Top UK Carriers Embrace Huawei's Foldable Mate X As Troubles Brew Abroad

Huawei Mate X image 12 Widened

Leading wireless carriers in the United Kingdom are already embracing the Mate X, Huawei’s latest Android flagship announced in the form of its first foldable handset. Vodafone UK and EE both announced their intentions to pick up the device as soon as it becomes available so as to provide their subscribers with an opportunity to glimpse at what the future of mobile computing has to offer.

And while everyone keeps insisting the foldable form factors are here to stay, their first steps across the consumer space suggest they certainly won’t be drawing mainstream adoption anytime soon. With a seemingly ludicrous price of some $2,600, the Mate X even managed to do the impossible and overshadow a product from Samsung during what is not only a major industry happening but on the largest such stage of its kind – Mobile World Congress. At the same time, it absolutely terrified casual perusers of tech news who knew something was in the making but didn’t expect to be asked to part with multiple paychecks in order to enjoy the experience.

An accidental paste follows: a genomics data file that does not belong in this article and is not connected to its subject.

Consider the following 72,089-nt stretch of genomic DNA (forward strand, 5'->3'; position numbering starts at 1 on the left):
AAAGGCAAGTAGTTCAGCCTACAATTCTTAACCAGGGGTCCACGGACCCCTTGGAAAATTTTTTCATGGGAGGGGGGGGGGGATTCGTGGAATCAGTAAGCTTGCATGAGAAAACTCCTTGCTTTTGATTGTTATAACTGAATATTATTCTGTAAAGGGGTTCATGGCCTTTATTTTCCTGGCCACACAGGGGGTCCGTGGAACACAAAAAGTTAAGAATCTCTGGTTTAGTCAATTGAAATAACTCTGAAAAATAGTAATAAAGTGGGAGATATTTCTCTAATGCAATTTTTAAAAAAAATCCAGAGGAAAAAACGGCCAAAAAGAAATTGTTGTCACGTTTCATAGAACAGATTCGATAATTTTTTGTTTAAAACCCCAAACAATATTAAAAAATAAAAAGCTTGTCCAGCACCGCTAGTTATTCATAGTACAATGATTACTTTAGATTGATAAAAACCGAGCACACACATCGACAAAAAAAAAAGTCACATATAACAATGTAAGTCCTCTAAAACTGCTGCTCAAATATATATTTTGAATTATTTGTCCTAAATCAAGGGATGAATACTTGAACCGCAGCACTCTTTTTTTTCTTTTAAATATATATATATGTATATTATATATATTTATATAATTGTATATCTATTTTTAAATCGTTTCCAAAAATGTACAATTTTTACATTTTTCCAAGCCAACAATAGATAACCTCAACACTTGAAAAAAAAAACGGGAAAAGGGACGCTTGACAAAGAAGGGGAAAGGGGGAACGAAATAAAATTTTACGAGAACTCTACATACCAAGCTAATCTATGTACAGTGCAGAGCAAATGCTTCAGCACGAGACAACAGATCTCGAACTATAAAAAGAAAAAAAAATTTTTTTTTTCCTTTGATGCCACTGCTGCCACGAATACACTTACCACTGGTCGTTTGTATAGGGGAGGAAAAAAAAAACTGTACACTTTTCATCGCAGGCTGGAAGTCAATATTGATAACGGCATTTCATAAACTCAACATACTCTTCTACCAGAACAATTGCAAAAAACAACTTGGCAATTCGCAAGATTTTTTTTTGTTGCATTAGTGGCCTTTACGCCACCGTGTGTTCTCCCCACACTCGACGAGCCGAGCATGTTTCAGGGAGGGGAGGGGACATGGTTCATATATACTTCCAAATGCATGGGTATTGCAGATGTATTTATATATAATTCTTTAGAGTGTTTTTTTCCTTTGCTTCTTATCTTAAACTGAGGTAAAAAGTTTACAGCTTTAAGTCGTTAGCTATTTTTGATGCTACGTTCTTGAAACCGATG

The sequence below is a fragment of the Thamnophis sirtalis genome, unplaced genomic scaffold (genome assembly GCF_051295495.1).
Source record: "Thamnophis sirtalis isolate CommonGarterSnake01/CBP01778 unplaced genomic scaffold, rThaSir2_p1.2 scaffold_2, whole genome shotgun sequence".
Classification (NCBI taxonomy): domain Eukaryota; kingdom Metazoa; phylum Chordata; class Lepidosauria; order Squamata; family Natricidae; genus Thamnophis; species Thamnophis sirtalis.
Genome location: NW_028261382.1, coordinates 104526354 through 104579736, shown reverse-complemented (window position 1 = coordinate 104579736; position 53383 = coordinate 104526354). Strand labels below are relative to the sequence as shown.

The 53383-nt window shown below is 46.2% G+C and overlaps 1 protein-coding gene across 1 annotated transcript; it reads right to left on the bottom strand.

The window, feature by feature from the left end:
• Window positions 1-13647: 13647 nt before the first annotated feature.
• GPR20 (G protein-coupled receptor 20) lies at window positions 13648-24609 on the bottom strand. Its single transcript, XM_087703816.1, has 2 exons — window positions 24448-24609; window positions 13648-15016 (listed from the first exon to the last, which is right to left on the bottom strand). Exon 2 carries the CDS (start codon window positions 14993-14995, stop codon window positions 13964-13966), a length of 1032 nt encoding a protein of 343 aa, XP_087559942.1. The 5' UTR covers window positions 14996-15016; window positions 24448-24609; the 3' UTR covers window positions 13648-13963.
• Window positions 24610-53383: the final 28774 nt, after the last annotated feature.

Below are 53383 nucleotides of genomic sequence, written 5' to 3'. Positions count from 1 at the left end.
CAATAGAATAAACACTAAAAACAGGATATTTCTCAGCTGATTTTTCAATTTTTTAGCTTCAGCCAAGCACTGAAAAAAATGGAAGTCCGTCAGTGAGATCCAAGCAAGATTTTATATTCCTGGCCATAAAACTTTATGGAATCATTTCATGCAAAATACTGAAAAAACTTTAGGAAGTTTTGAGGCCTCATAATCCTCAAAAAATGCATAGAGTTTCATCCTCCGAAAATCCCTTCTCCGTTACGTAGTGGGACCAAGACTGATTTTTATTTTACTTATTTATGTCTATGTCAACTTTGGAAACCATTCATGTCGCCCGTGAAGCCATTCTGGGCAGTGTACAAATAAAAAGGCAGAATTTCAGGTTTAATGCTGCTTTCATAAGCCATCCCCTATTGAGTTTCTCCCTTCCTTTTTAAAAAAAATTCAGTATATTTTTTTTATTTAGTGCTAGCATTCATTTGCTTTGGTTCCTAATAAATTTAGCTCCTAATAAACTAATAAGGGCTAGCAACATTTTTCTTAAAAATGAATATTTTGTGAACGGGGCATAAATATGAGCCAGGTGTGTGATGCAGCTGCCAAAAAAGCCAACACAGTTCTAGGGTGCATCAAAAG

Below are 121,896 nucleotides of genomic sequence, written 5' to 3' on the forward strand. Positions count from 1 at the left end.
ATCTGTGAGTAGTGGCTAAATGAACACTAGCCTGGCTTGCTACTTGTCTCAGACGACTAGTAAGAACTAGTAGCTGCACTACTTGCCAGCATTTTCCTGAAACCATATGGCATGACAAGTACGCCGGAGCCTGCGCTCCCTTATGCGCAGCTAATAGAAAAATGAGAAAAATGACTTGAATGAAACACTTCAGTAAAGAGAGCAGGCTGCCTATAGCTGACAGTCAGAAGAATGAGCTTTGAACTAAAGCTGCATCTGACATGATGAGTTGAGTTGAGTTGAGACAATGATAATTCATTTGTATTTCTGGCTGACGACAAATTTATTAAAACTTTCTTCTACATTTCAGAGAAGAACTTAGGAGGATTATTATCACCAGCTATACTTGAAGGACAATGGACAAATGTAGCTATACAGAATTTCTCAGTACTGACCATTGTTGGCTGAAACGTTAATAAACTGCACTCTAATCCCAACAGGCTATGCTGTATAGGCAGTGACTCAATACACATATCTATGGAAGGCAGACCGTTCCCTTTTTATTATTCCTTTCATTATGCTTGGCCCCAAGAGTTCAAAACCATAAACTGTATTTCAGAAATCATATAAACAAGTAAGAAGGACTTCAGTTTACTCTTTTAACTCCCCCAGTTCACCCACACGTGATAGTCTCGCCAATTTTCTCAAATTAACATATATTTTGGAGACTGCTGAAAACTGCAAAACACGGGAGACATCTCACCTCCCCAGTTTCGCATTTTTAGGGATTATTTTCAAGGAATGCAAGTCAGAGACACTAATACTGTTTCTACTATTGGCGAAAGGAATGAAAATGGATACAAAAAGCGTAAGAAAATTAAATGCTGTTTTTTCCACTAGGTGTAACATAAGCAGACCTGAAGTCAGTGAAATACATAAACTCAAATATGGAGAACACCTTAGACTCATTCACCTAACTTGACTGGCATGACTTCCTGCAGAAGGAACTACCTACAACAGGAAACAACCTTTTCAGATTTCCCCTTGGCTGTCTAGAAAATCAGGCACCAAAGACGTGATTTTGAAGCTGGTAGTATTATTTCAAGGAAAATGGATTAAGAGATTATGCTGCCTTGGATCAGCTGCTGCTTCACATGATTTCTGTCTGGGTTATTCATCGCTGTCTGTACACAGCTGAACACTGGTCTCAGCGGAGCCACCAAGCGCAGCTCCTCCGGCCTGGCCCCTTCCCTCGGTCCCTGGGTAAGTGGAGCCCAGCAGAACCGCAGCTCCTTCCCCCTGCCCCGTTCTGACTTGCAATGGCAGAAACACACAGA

The Barcelona, Spain-based trade show is officially not openings its doors to the general public until tomorrow, but the actual body of the even is a vehicle for various industry voices to grow their influence, network, and indulge a broad range of activities consumers aren’t too interested in following.


That isn’t to say foldable phones are the only defining feature of this year’s MWC but they’re by far the loudest one; after all, it’s the wireless segment’s own fault 5G’s launch has been touted as basically imminent for several years now. Today, many of the world’s most developed countries are truly close to beginning large-scale 5G deployment but those rollouts may easily end up being long and cumbersome. Even the pre-deployment that’s been ongoing for several years has been painful, between Huawei fighting political pressure in one part of the world and Sprint fighting tribal nations in another.